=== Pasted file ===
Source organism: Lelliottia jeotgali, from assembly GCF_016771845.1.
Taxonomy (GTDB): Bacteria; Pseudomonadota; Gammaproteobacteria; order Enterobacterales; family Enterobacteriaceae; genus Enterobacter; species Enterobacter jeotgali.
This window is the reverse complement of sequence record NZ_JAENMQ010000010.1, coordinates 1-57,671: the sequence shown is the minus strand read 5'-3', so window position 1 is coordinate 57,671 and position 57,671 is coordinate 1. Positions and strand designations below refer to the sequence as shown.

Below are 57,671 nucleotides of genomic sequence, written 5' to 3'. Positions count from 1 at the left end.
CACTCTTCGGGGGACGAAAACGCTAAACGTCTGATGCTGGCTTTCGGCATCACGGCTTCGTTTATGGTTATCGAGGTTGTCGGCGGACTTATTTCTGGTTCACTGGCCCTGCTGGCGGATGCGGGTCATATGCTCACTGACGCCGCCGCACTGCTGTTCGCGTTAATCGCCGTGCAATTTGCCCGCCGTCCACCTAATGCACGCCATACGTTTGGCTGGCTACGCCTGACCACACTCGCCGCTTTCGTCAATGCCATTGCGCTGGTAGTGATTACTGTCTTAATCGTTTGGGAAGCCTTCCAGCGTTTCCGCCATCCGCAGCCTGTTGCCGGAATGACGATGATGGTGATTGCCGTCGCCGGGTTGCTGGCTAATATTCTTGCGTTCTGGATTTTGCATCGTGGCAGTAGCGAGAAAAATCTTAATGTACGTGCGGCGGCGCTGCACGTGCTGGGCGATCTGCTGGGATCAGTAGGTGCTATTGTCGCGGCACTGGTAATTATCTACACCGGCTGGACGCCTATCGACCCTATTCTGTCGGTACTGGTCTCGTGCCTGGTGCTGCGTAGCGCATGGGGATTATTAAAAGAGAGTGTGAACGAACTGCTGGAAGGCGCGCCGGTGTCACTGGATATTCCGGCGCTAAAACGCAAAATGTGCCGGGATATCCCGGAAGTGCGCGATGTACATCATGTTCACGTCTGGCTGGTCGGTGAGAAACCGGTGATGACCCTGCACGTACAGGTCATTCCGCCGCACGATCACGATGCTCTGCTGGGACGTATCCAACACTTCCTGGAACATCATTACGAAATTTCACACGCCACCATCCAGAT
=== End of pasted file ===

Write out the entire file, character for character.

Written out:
Source organism: Lelliottia jeotgali, from assembly GCF_016771845.1.
Taxonomy (GTDB): Bacteria; Pseudomonadota; Gammaproteobacteria; order Enterobacterales; family Enterobacteriaceae; genus Enterobacter; species Enterobacter jeotgali.
This window is the reverse complement of sequence record NZ_JAENMQ010000010.1, coordinates 1-57,671: the sequence shown is the minus strand read 5'-3', so window position 1 is coordinate 57,671 and position 57,671 is coordinate 1. Positions and strand designations below refer to the sequence as shown.

Below are 57,671 nucleotides of genomic sequence, written 5' to 3'. Positions count from 1 at the left end.
CACTCTTCGGGGGACGAAAACGCTAAACGTCTGATGCTGGCTTTCGGCATCACGGCTTCGTTTATGGTTATCGAGGTTGTCGGCGGACTTATTTCTGGTTCACTGGCCCTGCTGGCGGATGCGGGTCATATGCTCACTGACGCCGCCGCACTGCTGTTCGCGTTAATCGCCGTGCAATTTGCCCGCCGTCCACCTAATGCACGCCATACGTTTGGCTGGCTACGCCTGACCACACTCGCCGCTTTCGTCAATGCCATTGCGCTGGTAGTGATTACTGTCTTAATCGTTTGGGAAGCCTTCCAGCGTTTCCGCCATCCGCAGCCTGTTGCCGGAATGACGATGATGGTGATTGCCGTCGCCGGGTTGCTGGCTAATATTCTTGCGTTCTGGATTTTGCATCGTGGCAGTAGCGAGAAAAATCTTAATGTACGTGCGGCGGCGCTGCACGTGCTGGGCGATCTGCTGGGATCAGTAGGTGCTATTGTCGCGGCACTGGTAATTATCTACACCGGCTGGACGCCTATCGACCCTATTCTGTCGGTACTGGTCTCGTGCCTGGTGCTGCGTAGCGCATGGGGATTATTAAAAGAGAGTGTGAACGAACTGCTGGAAGGCGCGCCGGTGTCACTGGATATTCCGGCGCTAAAACGCAAAATGTGCCGGGATATCCCGGAAGTGCGCGATGTACATCATGTTCACGTCTGGCTGGTCGGTGAGAAACCGGTGATGACCCTGCACGTACAGGTCATTCCGCCGCACGATCACGATGCTCTGCTGGGACGTATCCAACACTTCCTGGAACATCATTACGAAATTTCACACGCCACCATCCAGAT